The Classic Tale of ‘The Wolf Leader’

Anyone who has taken high school English knows who Alexandre Dumas is, but in case you need a refresher, he is the brilliant author who wrote both The Count of Monte Cristo and The Three Musketeers. Those are the two my school teachers taught me about, but it wasn’t all he wrote. Did you know that Dumas also wrote a fantasy novel about a werewolf? He did indeed and in 1857 he published Le Meneur de Loups, which was later translated into The Wolf Leader.

The Wolf Leader is set around 1780 in Dumas’ native town of Villers-Cotterêts and is said to have been based on a local folktale Dumas was told as a boy. The story tells the tale of a young shoemaker named Thibault who is severely beaten by the gamekeeper of the Lord of Vez for interfering with the lord’s hunting. Thibault is then approached by a large wolf walking on its hind legs like a man, a wolf capable of human speech. The wolf offers Thibault vengeance – Thibault can wish anyone harm and it will be done. In exchange, the wolf requires a single hair from Thibault’s head for every evil wish. To seal the deal, the two exchange rings. As a result of this bargain he made, he is also able to control the local wolves, and thanks to that, the locals eventually come to believe that he is a big bad werewolf.

With his power to wish any evil thing he wants, Thibault promptly wishes the gamekeeper dead, and the Lord of Vez injured. Throughout the story Thibault makes many more wicked wishes, but nothing goes according to plan and in the end it all comes back to bite him in the ass. I won’t ruin the rest of the story for you, but I assure you, it’s not what you’re expecting.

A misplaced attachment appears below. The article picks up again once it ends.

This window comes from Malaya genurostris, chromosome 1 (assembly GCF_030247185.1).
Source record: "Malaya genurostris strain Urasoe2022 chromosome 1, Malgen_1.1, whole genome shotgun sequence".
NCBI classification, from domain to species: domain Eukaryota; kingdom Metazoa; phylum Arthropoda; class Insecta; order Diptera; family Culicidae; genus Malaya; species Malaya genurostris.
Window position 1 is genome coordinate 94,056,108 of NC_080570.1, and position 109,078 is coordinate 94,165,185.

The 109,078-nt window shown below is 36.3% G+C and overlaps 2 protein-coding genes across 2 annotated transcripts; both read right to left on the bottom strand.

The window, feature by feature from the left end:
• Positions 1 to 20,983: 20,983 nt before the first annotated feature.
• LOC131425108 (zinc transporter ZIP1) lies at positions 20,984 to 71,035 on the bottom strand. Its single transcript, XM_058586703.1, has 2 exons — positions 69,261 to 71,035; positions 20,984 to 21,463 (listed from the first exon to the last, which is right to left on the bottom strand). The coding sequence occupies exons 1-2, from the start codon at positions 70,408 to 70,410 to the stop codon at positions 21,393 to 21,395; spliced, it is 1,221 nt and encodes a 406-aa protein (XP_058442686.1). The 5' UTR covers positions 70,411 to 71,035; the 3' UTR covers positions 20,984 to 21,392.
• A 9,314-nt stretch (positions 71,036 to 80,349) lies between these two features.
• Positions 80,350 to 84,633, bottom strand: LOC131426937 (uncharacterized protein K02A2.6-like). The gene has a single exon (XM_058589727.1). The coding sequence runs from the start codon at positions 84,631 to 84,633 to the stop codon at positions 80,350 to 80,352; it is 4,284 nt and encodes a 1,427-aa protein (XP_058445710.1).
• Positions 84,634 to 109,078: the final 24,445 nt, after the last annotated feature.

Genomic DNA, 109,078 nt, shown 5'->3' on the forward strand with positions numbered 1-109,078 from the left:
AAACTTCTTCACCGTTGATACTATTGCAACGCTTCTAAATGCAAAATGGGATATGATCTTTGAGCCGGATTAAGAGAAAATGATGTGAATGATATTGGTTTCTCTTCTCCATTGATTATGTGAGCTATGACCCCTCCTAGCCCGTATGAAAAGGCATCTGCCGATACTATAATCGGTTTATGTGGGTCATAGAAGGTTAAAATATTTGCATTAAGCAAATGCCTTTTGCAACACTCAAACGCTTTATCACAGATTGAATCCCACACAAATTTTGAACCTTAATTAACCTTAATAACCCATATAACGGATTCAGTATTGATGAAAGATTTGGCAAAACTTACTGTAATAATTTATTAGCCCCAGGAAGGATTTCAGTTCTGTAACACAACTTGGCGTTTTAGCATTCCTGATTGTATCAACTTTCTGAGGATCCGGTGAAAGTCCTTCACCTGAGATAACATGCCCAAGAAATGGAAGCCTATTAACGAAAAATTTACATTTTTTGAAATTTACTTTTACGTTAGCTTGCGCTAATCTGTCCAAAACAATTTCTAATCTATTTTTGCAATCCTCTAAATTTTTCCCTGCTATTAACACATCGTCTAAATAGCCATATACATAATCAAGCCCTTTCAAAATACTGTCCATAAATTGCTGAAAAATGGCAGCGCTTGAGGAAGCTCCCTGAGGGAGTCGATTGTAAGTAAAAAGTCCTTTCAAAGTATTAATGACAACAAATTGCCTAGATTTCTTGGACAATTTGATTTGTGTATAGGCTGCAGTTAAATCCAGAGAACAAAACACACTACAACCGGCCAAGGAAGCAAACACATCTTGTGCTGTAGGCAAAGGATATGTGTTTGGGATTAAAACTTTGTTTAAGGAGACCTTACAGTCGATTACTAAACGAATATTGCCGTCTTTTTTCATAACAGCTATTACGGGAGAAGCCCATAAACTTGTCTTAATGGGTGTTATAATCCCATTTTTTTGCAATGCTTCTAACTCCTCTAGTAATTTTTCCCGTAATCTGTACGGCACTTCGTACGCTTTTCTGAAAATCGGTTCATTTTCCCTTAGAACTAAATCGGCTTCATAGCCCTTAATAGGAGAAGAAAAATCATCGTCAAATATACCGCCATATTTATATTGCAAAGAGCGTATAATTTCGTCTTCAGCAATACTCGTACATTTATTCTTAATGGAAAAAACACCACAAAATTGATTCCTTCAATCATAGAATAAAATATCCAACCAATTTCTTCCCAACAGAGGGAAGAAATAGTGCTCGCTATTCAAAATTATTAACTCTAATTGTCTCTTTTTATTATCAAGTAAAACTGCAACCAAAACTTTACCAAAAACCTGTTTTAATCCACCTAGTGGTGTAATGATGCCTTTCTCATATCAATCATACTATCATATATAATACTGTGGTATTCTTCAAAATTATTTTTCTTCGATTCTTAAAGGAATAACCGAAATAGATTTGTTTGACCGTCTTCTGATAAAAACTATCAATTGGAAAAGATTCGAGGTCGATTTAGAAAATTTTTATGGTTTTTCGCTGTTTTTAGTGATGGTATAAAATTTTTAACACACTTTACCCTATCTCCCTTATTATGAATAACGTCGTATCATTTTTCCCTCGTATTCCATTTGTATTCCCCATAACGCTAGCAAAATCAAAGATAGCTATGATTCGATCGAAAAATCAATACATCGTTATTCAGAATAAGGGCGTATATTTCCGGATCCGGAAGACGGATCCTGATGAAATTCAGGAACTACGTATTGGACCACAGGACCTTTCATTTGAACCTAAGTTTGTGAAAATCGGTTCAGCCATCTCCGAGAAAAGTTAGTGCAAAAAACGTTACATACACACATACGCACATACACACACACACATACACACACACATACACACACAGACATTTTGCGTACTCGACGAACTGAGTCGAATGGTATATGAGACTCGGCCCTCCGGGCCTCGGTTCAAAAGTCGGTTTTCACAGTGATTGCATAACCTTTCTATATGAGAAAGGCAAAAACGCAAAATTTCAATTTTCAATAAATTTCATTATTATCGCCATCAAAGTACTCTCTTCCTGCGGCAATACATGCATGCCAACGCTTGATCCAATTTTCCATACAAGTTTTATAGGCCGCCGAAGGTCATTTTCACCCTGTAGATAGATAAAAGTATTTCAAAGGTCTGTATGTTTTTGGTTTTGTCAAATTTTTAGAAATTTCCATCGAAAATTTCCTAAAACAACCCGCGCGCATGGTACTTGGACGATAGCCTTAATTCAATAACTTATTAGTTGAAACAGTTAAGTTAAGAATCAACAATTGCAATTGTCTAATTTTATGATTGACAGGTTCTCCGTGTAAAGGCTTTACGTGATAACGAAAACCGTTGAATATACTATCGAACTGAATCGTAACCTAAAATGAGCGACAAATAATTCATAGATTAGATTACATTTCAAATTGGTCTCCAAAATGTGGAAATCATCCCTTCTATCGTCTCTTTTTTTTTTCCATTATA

Some critics have claimed that The Wolf Leader is one of Alexandre Dumas’ worst stories, however, many disagree and say that it’s in fact one of his most imaginative stories, one that tells a magnificent tale of good versus evil. But I’ll let you guys decide for yourselves.

I should add that this isn’t the typical werewolf tale, it’s not like the werewolf stories you read or watch nowadays. But, if you’re a fan of classic literature then you may enjoy The Wolf Leader.

– Moonlight

By moonlight

One of the writers for, as well as


  1. I nearly squealed in delight when I saw this article!

    However, I have to admit that “The Wolf Leader” was nothing like “The Count of Monte Christo” (the only other Dumas book I’ve ever read), but I’m not sure how they compare in quality. But, then again, I’m a folklore nut, so I was so dazzled by the references and the incredibly unsympathetic protagonist that I wasn’t aware of much else!

    Having recieved a copy over Christmas and devoured it in a day, I’ll have to second the notion that every werewolf-story afficionado should at least skim through it. It will be well worth your while!

  2. I believe the cost per wish doubles? The first wish is 1 strand, the second is 2, the third 4, and so on.

    1. I think it’s actually exponential, considering his hair is completely red by the end and he didn’t have all that many wishes.

    1. Uh, not very easy from the looks of it. It’s pretty easy to get a copy of the ebook, but an actual paper copy is a little harder to find. Since it’s not one of Dumas’ more popular stories it’s not as readily available. However you can buy the paperback version on Amazon here. That version is shipped and sold by Amazon.

  3. I believe I’ve come across this before in my folkloric studies of werewolves, but the site I was looking at didn’t mention Dumas as the author.

    I’ve head his Man in the Iron Mask in addition to Count of Monte Cristo and Three Musketeers.

    There’s another book, 20 Years Later that’s to be set between Musketeers and Iron Mask forming a trilogy, but I haven’t gotten around or put much effort into finding it yet.

    1. Sometimes the man that translated The Wolf Leader into English is listed as the author, but that’s not the case, he only translated Dumas’ words.
      And yeah, Dumas has written quite a few very popular books. I had forgotten about Man in the Iron Mask.

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